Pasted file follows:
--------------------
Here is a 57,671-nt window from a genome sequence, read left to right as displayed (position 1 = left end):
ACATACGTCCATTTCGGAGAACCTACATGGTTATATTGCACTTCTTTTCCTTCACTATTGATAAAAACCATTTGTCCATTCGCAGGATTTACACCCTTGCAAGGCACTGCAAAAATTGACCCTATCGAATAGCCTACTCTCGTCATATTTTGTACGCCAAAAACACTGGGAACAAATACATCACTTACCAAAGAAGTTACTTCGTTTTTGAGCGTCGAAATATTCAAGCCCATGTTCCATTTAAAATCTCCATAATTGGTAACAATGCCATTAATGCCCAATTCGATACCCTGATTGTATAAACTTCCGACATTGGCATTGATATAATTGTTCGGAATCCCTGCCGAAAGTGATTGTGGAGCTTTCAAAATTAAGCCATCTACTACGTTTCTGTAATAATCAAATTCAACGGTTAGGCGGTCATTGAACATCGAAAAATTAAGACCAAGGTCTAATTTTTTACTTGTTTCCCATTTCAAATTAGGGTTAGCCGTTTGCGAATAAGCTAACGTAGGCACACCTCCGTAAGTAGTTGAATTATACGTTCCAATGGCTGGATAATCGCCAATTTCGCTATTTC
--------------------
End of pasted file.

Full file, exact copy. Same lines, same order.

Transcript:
Here is a 57,671-nt window from a genome sequence, read left to right as displayed (position 1 = left end):
ACATACGTCCATTTCGGAGAACCTACATGGTTATATTGCACTTCTTTTCCTTCACTATTGATAAAAACCATTTGTCCATTCGCAGGATTTACACCCTTGCAAGGCACTGCAAAAATTGACCCTATCGAATAGCCTACTCTCGTCATATTTTGTACGCCAAAAACACTGGGAACAAATACATCACTTACCAAAGAAGTTACTTCGTTTTTGAGCGTCGAAATATTCAAGCCCATGTTCCATTTAAAATCTCCATAATTGGTAACAATGCCATTAATGCCCAATTCGATACCCTGATTGTATAAACTTCCGACATTGGCATTGATATAATTGTTCGGAATCCCTGCCGAAAGTGATTGTGGAGCTTTCAAAATTAAGCCATCTACTACGTTTCTGTAATAATCAAATTCAACGGTTAGGCGGTCATTGAACATCGAAAAATTAAGACCAAGGTCTAATTTTTTACTTGTTTCCCATTTCAAATTAGGGTTAGCCGTTTGCGAATAAGCTAACGTAGGCACACCTCCGTAAGTAGTTGAATTATACGTTCCAATGGCTGGATAATCGCCAATTTCGCTATTTC